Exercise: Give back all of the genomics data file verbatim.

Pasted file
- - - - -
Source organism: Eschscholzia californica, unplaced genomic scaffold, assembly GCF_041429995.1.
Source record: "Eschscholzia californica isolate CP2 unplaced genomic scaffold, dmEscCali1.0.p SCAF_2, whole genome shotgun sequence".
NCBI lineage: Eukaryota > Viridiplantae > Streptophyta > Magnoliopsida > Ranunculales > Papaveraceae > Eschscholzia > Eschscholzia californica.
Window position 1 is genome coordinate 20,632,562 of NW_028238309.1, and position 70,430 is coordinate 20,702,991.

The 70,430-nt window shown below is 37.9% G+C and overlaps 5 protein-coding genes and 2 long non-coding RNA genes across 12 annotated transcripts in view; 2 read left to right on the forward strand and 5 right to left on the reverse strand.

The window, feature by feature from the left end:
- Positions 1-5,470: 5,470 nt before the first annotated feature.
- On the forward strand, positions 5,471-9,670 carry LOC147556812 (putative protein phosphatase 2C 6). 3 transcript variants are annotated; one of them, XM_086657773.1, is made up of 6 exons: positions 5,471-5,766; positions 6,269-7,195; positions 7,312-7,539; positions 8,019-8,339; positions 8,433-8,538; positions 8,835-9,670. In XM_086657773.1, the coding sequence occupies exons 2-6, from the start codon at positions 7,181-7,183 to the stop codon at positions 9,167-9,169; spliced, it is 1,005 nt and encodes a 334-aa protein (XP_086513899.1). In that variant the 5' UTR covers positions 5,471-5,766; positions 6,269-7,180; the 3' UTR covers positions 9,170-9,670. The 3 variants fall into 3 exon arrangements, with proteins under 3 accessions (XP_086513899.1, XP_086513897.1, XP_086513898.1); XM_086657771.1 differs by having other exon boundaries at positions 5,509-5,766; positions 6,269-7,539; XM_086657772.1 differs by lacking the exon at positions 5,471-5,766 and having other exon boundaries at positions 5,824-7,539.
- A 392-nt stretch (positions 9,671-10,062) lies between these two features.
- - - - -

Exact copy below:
Source organism: Eschscholzia californica, unplaced genomic scaffold, assembly GCF_041429995.1.
Source record: "Eschscholzia californica isolate CP2 unplaced genomic scaffold, dmEscCali1.0.p SCAF_2, whole genome shotgun sequence".
NCBI lineage: Eukaryota > Viridiplantae > Streptophyta > Magnoliopsida > Ranunculales > Papaveraceae > Eschscholzia > Eschscholzia californica.
Window position 1 is genome coordinate 20,632,562 of NW_028238309.1, and position 70,430 is coordinate 20,702,991.

The 70,430-nt window shown below is 37.9% G+C and overlaps 5 protein-coding genes and 2 long non-coding RNA genes across 12 annotated transcripts in view; 2 read left to right on the forward strand and 5 right to left on the reverse strand.

The window, feature by feature from the left end:
- Positions 1-5,470: 5,470 nt before the first annotated feature.
- On the forward strand, positions 5,471-9,670 carry LOC147556812 (putative protein phosphatase 2C 6). 3 transcript variants are annotated; one of them, XM_086657773.1, is made up of 6 exons: positions 5,471-5,766; positions 6,269-7,195; positions 7,312-7,539; positions 8,019-8,339; positions 8,433-8,538; positions 8,835-9,670. In XM_086657773.1, the coding sequence occupies exons 2-6, from the start codon at positions 7,181-7,183 to the stop codon at positions 9,167-9,169; spliced, it is 1,005 nt and encodes a 334-aa protein (XP_086513899.1). In that variant the 5' UTR covers positions 5,471-5,766; positions 6,269-7,180; the 3' UTR covers positions 9,170-9,670. The 3 variants fall into 3 exon arrangements, with proteins under 3 accessions (XP_086513899.1, XP_086513897.1, XP_086513898.1); XM_086657771.1 differs by having other exon boundaries at positions 5,509-5,766; positions 6,269-7,539; XM_086657772.1 differs by lacking the exon at positions 5,471-5,766 and having other exon boundaries at positions 5,824-7,539.
- A 392-nt stretch (positions 9,671-10,062) lies between these two features.